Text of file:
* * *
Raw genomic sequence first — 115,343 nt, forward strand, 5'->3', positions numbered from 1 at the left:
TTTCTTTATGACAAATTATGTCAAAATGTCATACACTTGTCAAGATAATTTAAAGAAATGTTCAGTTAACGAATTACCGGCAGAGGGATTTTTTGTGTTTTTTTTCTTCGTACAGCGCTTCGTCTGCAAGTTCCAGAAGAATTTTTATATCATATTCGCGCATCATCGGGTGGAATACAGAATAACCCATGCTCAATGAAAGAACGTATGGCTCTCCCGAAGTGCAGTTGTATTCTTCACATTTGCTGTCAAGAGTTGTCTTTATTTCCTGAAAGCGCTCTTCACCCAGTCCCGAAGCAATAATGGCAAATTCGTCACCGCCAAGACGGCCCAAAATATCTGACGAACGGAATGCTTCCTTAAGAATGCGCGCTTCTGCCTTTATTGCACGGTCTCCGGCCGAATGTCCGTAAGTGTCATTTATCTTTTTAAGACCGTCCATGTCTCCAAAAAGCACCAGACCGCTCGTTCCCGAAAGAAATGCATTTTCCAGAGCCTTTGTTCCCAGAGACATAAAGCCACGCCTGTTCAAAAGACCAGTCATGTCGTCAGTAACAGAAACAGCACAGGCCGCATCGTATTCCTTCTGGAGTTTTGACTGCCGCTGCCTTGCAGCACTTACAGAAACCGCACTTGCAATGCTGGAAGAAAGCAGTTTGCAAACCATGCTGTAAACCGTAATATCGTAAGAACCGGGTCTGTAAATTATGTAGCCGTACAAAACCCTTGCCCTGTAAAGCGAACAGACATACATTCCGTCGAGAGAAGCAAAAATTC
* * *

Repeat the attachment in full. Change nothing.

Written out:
Raw genomic sequence first — 115,343 nt, forward strand, 5'->3', positions numbered from 1 at the left:
TTTCTTTATGACAAATTATGTCAAAATGTCATACACTTGTCAAGATAATTTAAAGAAATGTTCAGTTAACGAATTACCGGCAGAGGGATTTTTTGTGTTTTTTTTCTTCGTACAGCGCTTCGTCTGCAAGTTCCAGAAGAATTTTTATATCATATTCGCGCATCATCGGGTGGAATACAGAATAACCCATGCTCAATGAAAGAACGTATGGCTCTCCCGAAGTGCAGTTGTATTCTTCACATTTGCTGTCAAGAGTTGTCTTTATTTCCTGAAAGCGCTCTTCACCCAGTCCCGAAGCAATAATGGCAAATTCGTCACCGCCAAGACGGCCCAAAATATCTGACGAACGGAATGCTTCCTTAAGAATGCGCGCTTCTGCCTTTATTGCACGGTCTCCGGCCGAATGTCCGTAAGTGTCATTTATCTTTTTAAGACCGTCCATGTCTCCAAAAAGCACCAGACCGCTCGTTCCCGAAAGAAATGCATTTTCCAGAGCCTTTGTTCCCAGAGACATAAAGCCACGCCTGTTCAAAAGACCAGTCATGTCGTCAGTAACAGAAACAGCACAGGCCGCATCGTATTCCTTCTGGAGTTTTGACTGCCGCTGCCTTGCAGCACTTACAGAAACCGCACTTGCAATGCTGGAAGAAAGCAGTTTGCAAACCATGCTGTAAACCGTAATATCGTAAGAACCGGGTCTGTAAATTATGTAGCCGTACAAAACCCTTGCCCTGTAAAGCGAACAGACATACATTCCGTCGAGAGAAGCAAAAATTC